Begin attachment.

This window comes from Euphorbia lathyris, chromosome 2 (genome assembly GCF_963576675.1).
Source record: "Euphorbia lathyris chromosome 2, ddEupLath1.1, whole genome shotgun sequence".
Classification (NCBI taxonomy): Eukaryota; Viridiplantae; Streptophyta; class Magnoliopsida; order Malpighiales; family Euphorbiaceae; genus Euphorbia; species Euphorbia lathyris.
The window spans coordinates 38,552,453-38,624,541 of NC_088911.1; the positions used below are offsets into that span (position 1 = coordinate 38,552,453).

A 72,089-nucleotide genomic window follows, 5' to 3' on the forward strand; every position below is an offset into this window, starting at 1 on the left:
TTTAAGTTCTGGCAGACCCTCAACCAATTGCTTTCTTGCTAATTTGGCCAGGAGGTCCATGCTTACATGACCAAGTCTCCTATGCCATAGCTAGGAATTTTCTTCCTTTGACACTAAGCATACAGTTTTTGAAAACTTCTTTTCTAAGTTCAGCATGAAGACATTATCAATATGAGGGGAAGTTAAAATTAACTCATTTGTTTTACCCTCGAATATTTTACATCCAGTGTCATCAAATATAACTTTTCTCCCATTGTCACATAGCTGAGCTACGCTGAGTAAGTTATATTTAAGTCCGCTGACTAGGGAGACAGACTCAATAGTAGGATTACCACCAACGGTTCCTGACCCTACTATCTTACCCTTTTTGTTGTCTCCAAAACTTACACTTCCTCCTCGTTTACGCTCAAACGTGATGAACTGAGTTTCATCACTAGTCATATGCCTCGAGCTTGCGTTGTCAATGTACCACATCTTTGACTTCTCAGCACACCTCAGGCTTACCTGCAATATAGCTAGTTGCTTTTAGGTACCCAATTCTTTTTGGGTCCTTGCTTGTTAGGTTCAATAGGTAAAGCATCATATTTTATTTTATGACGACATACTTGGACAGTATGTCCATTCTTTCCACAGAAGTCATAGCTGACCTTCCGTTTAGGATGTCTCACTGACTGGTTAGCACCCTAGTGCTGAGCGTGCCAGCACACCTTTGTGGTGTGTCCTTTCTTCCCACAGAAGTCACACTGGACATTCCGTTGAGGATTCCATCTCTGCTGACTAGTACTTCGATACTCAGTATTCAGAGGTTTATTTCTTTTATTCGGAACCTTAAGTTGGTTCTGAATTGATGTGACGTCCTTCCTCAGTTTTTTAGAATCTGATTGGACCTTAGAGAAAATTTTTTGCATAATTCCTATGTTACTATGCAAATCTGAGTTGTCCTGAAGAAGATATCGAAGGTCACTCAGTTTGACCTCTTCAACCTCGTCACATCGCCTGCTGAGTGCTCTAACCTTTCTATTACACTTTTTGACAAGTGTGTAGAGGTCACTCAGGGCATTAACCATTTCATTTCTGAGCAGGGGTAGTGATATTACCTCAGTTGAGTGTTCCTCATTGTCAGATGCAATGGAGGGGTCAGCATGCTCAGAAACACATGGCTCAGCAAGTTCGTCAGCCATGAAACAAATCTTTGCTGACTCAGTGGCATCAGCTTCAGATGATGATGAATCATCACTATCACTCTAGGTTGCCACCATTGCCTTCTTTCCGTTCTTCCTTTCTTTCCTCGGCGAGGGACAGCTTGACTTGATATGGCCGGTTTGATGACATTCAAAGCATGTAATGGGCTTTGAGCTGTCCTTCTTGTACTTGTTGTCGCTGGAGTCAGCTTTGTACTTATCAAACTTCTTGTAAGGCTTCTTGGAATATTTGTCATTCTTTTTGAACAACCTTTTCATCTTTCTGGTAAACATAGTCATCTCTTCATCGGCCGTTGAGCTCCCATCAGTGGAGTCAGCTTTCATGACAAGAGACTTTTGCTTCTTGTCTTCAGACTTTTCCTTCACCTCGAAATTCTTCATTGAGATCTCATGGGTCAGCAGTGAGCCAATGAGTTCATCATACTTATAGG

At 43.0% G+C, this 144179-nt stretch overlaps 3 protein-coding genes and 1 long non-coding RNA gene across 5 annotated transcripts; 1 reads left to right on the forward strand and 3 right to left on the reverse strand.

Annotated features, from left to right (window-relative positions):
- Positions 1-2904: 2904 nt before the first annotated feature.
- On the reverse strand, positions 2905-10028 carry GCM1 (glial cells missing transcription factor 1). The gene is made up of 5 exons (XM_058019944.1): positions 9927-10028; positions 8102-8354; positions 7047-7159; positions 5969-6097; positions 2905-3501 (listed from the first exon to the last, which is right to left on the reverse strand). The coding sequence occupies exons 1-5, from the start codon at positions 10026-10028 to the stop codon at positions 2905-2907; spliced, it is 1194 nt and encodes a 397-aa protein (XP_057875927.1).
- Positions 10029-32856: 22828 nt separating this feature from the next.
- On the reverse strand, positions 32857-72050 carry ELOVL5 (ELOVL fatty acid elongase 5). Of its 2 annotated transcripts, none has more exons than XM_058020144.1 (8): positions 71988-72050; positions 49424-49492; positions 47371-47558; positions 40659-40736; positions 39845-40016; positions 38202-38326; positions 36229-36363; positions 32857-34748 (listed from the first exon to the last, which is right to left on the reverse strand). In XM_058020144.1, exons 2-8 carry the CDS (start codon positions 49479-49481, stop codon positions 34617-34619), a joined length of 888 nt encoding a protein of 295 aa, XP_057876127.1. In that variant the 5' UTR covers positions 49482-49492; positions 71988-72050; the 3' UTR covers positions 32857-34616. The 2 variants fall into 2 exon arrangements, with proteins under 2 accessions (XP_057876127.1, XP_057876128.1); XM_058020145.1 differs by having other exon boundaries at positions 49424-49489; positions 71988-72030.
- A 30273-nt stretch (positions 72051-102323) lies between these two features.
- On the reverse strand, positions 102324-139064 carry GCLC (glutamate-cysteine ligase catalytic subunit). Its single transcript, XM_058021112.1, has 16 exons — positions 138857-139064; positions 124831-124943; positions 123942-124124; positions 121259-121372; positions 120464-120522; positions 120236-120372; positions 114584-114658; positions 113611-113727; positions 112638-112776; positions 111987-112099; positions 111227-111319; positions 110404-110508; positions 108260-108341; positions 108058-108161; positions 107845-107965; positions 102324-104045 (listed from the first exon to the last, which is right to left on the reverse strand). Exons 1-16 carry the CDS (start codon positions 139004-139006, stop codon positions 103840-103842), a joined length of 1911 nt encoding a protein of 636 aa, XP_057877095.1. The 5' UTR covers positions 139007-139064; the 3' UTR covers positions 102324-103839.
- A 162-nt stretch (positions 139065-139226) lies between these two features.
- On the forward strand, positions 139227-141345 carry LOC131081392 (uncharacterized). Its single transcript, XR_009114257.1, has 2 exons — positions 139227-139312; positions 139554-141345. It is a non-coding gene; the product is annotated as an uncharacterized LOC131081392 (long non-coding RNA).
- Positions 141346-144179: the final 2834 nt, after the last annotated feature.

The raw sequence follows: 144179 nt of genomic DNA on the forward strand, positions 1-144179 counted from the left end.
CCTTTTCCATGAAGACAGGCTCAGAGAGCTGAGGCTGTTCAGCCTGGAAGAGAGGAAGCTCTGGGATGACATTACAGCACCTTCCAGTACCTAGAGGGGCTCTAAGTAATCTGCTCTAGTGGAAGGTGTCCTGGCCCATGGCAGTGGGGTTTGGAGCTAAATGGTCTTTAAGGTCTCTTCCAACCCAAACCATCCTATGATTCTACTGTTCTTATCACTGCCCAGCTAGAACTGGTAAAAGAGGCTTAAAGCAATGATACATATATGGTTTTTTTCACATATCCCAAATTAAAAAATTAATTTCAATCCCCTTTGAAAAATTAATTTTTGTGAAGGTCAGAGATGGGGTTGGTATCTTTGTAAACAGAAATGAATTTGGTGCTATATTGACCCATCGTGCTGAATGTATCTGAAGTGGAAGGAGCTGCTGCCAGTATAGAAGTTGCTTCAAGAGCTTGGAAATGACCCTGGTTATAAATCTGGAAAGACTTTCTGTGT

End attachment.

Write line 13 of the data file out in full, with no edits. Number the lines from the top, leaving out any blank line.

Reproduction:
- A 30273-nt stretch (positions 72051-102323) lies between these two features.